This a harrowing first person account of mental illness. An extraordinary peek into that hellish world.
Here is a short passage:
When I return, the room is as still and silent as it was when I left, nothing moving but faint dust motes in the lamplight. Not one of the men looks at me, yet I have an unnerving sense that they have been waiting for me to return.
Then it hits me: they know I am a dead man walking, a ghost already in their midst. What are they going to do to me? What have they done? What have they set in motion? How am I to die?
And it is so blindingly obvious then: the car, it is the car; while I was in the bathroom they placed a booby-trap bomb under my car and it will explode and kill me when I turn the key in the ignition. It is their guilt at my impending execution that causes them to avert their gaze: they feel remnants of guilt already that they have killed me.
A sudden sob escapes me. I momentarily break down in front of them, in fear of what is about to happen, and in self-pity. Defeated, deflated, totally abject and bereft now, I accept my fate.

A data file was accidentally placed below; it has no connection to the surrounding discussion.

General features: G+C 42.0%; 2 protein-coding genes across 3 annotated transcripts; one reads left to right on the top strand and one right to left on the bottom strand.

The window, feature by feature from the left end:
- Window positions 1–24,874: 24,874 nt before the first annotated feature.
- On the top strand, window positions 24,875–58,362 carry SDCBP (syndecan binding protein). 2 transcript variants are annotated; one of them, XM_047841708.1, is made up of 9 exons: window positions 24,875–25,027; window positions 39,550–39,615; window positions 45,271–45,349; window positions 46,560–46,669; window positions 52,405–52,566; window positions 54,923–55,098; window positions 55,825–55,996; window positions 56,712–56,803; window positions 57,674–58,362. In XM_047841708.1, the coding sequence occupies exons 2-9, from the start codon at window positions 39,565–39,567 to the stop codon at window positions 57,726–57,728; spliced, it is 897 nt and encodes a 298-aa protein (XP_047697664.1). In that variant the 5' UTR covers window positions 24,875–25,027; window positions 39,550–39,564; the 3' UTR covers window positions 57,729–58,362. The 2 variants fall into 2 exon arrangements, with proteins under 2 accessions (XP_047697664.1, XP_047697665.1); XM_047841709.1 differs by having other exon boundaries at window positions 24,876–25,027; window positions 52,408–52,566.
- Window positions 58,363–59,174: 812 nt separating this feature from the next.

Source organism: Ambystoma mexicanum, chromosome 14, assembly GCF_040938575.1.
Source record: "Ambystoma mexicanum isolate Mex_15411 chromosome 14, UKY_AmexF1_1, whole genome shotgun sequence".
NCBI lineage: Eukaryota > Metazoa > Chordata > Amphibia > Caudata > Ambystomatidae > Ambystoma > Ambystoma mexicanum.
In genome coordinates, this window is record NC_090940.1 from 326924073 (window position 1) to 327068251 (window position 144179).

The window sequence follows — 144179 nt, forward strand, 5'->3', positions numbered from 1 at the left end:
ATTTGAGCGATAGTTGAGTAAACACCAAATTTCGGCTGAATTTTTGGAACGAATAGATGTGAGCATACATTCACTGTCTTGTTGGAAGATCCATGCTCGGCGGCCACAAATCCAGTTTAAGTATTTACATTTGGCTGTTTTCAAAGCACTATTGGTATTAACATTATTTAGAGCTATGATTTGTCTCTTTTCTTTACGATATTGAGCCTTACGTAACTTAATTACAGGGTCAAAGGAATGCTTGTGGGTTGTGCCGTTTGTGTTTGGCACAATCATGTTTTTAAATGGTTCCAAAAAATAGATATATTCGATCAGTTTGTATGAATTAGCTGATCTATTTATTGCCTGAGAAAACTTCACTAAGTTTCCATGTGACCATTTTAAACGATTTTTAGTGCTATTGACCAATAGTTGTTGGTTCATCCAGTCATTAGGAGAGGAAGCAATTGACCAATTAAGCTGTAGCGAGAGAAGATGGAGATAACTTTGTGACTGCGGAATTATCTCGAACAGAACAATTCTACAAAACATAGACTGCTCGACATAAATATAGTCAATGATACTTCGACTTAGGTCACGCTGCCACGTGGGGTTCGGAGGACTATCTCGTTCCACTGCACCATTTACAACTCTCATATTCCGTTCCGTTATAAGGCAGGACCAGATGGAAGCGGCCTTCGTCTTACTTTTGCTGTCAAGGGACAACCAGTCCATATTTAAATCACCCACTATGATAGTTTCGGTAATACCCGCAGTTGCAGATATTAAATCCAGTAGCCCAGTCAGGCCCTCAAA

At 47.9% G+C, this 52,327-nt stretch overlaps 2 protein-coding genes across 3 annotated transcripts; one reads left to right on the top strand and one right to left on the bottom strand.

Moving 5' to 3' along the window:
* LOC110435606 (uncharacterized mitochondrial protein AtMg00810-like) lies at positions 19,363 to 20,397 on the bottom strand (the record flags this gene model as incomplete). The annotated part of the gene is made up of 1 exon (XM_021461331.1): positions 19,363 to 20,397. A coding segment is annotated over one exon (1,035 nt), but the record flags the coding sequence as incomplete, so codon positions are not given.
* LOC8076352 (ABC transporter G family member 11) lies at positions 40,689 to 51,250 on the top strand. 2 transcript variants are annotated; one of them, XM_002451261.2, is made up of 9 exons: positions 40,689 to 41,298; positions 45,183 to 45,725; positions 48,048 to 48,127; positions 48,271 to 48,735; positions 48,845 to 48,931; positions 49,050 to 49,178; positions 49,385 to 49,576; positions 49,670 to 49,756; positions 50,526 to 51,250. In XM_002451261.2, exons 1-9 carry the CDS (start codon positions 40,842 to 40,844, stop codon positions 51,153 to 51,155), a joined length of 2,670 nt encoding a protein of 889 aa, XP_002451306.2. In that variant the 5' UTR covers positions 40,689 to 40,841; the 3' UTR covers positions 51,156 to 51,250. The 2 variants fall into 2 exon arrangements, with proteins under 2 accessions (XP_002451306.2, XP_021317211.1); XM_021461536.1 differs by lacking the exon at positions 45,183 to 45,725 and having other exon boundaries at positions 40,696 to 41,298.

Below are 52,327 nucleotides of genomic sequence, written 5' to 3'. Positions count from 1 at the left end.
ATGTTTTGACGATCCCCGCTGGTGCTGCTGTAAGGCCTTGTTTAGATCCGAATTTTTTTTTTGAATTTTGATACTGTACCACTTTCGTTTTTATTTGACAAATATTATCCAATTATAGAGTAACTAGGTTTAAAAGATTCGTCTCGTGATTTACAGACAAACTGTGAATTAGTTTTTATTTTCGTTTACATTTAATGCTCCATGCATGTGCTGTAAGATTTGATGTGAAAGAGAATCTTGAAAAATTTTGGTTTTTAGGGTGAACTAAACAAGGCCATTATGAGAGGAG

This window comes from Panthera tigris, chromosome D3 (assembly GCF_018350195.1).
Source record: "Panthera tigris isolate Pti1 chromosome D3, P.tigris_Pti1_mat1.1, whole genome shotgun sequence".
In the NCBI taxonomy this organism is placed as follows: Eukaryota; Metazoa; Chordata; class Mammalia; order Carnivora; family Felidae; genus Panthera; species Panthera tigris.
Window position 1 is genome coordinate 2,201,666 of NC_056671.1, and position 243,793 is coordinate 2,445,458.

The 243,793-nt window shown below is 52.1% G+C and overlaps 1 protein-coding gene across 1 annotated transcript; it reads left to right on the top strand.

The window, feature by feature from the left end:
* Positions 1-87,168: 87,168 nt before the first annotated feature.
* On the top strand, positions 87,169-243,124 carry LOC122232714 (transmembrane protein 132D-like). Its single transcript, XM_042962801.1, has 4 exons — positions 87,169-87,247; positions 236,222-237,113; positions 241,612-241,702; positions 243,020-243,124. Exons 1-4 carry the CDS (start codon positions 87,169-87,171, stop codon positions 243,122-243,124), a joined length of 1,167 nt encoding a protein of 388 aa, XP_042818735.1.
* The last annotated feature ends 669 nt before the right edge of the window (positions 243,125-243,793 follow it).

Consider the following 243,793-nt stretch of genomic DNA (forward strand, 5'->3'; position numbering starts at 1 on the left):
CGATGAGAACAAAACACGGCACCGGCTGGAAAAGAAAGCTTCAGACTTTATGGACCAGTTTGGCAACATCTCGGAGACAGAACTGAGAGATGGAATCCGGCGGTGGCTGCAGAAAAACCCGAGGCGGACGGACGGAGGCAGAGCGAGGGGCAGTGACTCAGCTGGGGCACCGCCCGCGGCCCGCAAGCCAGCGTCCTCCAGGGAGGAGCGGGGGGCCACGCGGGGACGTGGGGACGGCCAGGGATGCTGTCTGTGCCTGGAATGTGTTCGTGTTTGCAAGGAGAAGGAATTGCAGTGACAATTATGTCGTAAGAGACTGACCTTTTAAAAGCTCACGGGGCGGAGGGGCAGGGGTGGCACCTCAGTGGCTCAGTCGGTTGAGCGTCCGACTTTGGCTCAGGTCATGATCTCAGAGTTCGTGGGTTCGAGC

This is a lived reality of mental illness and is frequently gripping throughout. Highly recommended.
I have long tried to understand this illness, given that we have two close family members with the disease. The stigma is still strong, but a lot more understanding of the disease is out there which is breaking down long held barriers.
This is as good a description of depression that I have yet heard.
I listen to a podcast called Mental Illness Happy Hour (#mentalpod), and have done so for almost 8 years or so. Since a brain injury, and even before, I have had an abiding interest in the brain. The podcast, hosted by Paul Gilmartin (TV host and standup comedian), has guests who discuss their mental illnesses candidly and without restraint. The podcast goes to some very dark places indeed, so that if that is not your bag, I’d give it a pass.
I have some loved ones who suffer depression, and the podcast has given me an unparalleled insight into what that is like for the sufferer. Occasionally, professionals are interviewed discussing many topics related to mental illness and its many manifestations.